Bruxism is the condition of teeth grinding, it can occur in the day time but is more common when asleep. Most people have had bruxism at some point and it is often light and poses little threat to someone’s health. However when it becomes more severe it can have more serious repercussions. According to research the most common cause of bruxism is malocclusionor ‘bad bite’ although it is mostly associated with anxiety and stress. If the majority of bruxism occurs at night it could possibly be due to problems with the sleep cycle.
Bruxism can become a problem when it is severe and incessant. It can cause damage to the teeth and in some cases tooth loss and so implants or crowns may be required. Not only does it cause damage to the teeth but it can also worsen the condition of the jaws and in extreme, untreated causes it can lead to can lead to a partial loss of hearing affect the temporo-mandibular joint (TMJ), or even change the appearance of the face.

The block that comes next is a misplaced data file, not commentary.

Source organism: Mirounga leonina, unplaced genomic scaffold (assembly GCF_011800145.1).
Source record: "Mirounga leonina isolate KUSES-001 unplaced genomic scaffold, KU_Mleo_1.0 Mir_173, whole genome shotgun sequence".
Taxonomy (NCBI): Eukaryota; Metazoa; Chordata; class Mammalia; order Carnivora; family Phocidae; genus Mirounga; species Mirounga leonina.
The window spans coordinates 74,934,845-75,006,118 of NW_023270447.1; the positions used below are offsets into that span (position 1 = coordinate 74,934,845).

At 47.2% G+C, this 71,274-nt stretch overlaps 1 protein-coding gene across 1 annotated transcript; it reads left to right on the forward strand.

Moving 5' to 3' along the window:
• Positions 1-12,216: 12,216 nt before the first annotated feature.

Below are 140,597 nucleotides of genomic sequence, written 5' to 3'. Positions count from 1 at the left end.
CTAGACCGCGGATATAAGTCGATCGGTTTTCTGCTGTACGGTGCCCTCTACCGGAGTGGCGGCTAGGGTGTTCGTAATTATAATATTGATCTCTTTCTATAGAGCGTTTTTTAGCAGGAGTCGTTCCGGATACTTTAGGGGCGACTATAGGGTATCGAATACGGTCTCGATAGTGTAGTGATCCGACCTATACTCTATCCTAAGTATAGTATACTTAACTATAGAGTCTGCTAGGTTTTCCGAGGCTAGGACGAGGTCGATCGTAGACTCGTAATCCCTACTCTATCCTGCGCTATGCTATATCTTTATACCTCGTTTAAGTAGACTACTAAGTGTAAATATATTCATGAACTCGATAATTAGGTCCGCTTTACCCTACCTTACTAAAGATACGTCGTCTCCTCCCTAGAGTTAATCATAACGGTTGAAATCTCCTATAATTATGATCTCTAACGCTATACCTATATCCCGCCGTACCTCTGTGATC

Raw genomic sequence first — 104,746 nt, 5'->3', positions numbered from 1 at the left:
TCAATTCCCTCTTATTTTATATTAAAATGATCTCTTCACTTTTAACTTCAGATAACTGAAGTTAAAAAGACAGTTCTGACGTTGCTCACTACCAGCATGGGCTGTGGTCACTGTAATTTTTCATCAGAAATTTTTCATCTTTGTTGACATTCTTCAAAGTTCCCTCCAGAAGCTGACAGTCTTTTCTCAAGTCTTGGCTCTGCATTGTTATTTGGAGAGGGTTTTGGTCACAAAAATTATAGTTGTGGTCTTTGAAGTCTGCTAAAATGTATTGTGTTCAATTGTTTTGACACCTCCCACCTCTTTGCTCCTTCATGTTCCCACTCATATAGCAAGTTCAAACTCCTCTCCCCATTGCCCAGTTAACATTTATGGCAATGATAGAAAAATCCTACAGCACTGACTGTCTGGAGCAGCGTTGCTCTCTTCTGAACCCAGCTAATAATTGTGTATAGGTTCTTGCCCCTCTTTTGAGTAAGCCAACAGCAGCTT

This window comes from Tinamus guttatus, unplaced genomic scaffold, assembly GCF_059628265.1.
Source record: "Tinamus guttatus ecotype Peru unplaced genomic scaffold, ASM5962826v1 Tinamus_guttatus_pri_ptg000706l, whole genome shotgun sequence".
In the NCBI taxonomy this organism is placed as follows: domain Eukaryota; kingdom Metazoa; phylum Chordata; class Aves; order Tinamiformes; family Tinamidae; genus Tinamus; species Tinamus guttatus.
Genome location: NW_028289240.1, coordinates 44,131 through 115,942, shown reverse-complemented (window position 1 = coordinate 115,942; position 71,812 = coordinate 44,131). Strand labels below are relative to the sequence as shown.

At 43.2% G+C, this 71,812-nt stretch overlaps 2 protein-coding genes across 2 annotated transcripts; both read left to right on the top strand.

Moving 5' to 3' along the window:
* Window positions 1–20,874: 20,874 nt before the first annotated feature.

Bruxism is usually inconsequential and therefore does not require treatment but if it starts to cause damage or pain it should be addressed. If stress is diagnosed as the cause then stress relieving measures need to be taken. Avoidance of caffeine based drinks and chewing on items that aren’t food, e.g. pencils can also relieve the problem, not to mention actually stopping yourself from tooth grinding if it happens during the day. If it happens at night then relaxing your jaw muscles before going to sleep by pressing a damp, warm cloth against your face. If these measures do not relieve the problem then your dentist may fit you with a mouthguard to prevent damage to the teeth occuring when bruxism happens at night.